Monday, December 03, 2012

So My Therapist Says, Vol. 4, Very Special "Thank You" Edition

As you might know from the last post, a young woman that I met last year in hospital killed herself the Saturday before last. When I talked to my therapist the day after I wrote the post, we talked a good deal about suicide and about how other people, often people who have never had mental health issues much less ever felt suicidal, feel obligated to offer their opinions about suicide. (And, oh man, did that problem with people's opinions about suicide not get better after the events of this weekend.) We talked about how I feel that it's not my place to say that someone must suffer for the sake of others, even if that suffering is psychological. Yes, I am pro-choice, even to the point of being pro-abortion if that is the woman's choice. I am pro-euthanasia, pro-assisted suicide. I'm thankful for the time that I got with grandfather and with my uncle, but I would like to think that I would have abided by their wishes if they wanted less medical intervention or decided to end their life rather than suffer, especially once they knew they were going to die. On the other hand, as I said in the last post, I am eternally grateful my attempts were not successful. My therapist offered some of her opinions as well, including that she understands that some people might be suffering so much that they feel that is their only choice. As a therapist, she feels it's her duty to never say that a person is beyond treatment. In fact, many of us BPD people have been told that we are beyond treatment before we find DBT. She talked about having the conversation with suicidal people or self-harming people where they push back against her assertions that they shouldn't do it, that they assert that it's their life and they have a right to do what they want with it, even if it's a negative thing. She said that she can't say that they don't have that right, just that everyone's life is worth trying to make it worth living in as skillful of a way as possible.

As for everyone expressing their opinions, particularly those who say things like "How could s/he do this to his/her family/friends/loved ones?" or that suicide is cowardly or whatever other bullshit people say, she gave me a great comeback,"You just say to them,'I'm glad that you are fortunate enough to have never felt like that, but we can't know how this person was feeling. Let's just mourn for the loss and the loss of the family." Then she shared something extremely personal experience with suicide and dealing with those kinds of opinions. She told me that very few people there knew about this. But obviously she felt both that I could benefit from what she shared and that she could trust me enough to tell me.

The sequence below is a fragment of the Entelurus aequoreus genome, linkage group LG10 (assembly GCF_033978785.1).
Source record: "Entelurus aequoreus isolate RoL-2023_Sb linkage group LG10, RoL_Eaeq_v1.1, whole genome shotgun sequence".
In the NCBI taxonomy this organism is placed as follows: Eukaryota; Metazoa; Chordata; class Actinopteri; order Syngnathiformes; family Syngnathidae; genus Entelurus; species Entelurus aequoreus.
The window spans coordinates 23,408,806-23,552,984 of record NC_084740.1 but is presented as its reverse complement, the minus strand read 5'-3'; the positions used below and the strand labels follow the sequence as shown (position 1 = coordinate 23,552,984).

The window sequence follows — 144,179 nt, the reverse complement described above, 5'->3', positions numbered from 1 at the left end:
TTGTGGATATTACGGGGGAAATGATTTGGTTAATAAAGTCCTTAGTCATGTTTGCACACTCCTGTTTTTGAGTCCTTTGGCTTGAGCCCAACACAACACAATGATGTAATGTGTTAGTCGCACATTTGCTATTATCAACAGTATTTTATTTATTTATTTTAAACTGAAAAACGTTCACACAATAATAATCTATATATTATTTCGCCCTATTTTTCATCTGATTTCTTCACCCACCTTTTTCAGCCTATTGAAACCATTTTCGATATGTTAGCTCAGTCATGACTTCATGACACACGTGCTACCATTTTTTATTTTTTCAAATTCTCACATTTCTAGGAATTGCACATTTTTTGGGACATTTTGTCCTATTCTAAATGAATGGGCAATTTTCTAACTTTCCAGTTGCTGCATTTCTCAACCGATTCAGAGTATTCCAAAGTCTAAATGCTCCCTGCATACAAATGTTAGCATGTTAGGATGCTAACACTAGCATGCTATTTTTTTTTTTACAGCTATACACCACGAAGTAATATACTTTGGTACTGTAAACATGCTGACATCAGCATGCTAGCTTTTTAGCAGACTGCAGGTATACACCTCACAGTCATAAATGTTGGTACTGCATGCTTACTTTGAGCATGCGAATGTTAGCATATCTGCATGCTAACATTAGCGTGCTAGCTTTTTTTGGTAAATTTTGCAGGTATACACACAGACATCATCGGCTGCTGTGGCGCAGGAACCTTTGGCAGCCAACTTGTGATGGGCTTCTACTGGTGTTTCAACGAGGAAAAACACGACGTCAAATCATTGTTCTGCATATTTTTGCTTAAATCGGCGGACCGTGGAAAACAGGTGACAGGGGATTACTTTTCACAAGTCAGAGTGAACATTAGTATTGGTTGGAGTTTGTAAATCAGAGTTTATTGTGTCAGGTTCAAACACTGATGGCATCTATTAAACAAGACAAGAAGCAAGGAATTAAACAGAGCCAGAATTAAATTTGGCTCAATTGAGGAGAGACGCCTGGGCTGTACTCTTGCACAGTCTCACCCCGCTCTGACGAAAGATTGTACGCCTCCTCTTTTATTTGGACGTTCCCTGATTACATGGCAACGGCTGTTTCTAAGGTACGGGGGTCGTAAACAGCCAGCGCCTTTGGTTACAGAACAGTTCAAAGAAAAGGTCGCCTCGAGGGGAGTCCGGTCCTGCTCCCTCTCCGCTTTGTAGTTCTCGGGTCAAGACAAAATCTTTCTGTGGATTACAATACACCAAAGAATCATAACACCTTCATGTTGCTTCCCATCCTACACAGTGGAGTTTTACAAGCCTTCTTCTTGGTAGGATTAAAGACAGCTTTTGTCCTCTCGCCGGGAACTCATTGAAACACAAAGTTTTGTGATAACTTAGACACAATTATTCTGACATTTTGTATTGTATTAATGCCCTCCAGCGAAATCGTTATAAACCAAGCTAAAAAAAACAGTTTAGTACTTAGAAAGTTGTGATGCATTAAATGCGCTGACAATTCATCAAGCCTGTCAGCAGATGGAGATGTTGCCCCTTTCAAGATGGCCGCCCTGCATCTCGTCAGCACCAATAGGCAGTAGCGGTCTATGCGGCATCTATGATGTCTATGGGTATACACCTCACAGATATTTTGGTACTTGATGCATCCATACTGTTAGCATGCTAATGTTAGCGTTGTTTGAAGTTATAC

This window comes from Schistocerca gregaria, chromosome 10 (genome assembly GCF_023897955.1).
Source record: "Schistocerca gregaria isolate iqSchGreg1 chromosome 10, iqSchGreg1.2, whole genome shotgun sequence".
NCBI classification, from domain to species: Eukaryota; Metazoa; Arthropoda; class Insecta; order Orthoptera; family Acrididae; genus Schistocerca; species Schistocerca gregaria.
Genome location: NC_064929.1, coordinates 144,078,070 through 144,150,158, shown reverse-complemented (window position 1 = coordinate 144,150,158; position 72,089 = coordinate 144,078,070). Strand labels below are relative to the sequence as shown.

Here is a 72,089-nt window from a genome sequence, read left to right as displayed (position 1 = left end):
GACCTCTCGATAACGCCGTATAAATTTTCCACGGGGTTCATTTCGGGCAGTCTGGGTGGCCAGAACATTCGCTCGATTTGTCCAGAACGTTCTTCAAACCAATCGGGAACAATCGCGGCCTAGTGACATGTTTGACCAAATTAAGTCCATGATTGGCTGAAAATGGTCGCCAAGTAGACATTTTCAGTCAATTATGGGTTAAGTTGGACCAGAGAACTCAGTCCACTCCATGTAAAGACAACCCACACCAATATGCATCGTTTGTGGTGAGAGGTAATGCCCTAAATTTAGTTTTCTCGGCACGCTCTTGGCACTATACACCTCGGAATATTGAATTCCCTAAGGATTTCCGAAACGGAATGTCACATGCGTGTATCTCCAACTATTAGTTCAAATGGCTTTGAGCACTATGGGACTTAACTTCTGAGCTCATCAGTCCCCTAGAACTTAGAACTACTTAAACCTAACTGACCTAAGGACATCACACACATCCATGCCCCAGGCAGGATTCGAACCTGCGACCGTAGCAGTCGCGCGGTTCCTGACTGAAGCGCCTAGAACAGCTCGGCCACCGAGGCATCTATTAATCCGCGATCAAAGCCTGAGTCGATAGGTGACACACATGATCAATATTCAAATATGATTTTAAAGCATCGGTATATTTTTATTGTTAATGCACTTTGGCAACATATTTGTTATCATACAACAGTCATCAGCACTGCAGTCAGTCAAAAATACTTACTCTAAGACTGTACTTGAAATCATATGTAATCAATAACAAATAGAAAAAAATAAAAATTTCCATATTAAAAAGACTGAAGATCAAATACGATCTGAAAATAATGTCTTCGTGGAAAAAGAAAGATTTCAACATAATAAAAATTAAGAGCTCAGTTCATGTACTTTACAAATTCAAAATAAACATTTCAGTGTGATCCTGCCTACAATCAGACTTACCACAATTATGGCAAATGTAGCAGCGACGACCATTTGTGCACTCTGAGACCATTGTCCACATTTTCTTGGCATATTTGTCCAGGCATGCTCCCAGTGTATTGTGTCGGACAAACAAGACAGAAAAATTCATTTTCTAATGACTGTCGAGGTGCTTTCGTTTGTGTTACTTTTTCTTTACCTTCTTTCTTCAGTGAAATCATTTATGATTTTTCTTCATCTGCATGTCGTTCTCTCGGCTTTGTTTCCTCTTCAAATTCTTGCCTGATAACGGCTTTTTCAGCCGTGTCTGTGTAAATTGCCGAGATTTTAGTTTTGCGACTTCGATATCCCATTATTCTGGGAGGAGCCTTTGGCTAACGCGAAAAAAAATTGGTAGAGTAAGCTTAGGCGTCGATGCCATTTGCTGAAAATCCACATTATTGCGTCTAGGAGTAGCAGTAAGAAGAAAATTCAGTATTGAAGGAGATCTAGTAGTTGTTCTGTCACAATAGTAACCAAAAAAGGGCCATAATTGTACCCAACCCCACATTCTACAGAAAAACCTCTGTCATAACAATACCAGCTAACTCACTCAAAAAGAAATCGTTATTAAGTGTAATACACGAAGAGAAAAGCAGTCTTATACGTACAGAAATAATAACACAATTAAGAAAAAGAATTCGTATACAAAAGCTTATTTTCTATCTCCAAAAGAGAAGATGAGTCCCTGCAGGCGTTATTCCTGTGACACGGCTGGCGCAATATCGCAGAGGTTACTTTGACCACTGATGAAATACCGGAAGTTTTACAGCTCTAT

And I wanted to write this post to express how grateful I am that she told me. Overall, I'm always thankful just to have a caring therapist who is always available, but I'm thankful that I have her as my therapist as well. This, however, was such a special experience. Many mental health professionals don't share anything about their own personal lives. Some don't even have pictures of their loved ones on their desk or any personal touches in their office. I really like that the people at the place where I receive therapy feel that sharing some personal info and experiences creates more of a connection with their clients as well as allows them to use their own lives to draw examples from. Even so, my therapist didn't have to do what she did. She didn't have to show an open-mindedness about how suicidal and self-injuring people feel. She didn't have to trust that I would not twist it. And she definitely didn't have to tell me the specifics of her own experiences. She didn't have to trust me with her personal knowledge. But I am so grateful that she did.

I realize that it must be a really hard job to do. There are so many fine lines to walk, especially when it comes to discussing suicide with someone you know has had multiple suicide attempts in their past. For example, on the one hand, you don't want to discourage our bodily autonomy, a feeling that this body we live in is ours. Many people getting treatment where I do, at the level that I am, have felt like we were forced into taking medications or forced into a "voluntary" hospitalization. We have hostility towards medical professionals who tell us that we have to do, or not do, something, so you're not going to help our therapeutic relationship by telling us that we can't do what we want with our body. I think this probably goes doubly for those of us with BPD. Another thing that BPD people deal with more often than the general population is trauma and abuse. When you've experienced a traumatic event or lived in an abusive situation, you start to internalize that your body is not your own, that it exists to serve others' prerogatives. Many of us disassociate from our bodies, our feelings, or both so we don't have to deal with this problem. The last thing we need is another person, specifically the person who is supposed to be helping us heal, telling us that our body is for someone else.

On the other hand, you're not going to tell us that self-harm or suicide is ok. You're the person trying to find the best way to get us to stop doing that shit. Even if I'm in a place where I'm not self-harming, haven't thought of self-harming or suicide for quite a while, you don't want to leave me with an idea that I might later use to rationalize self-harm or suicide. You do want us to leave continuing to feel that those are not positive, helpful coping mechanisms. You want us to feel like our bodies and our selves should not be hurt, that we have value and worth.

So I wanted to give a very public "thank you" to my amazing therapist. I'm so grateful for all your help and for this specifically.
Where I'm The Doctor & you're Amy, get it?

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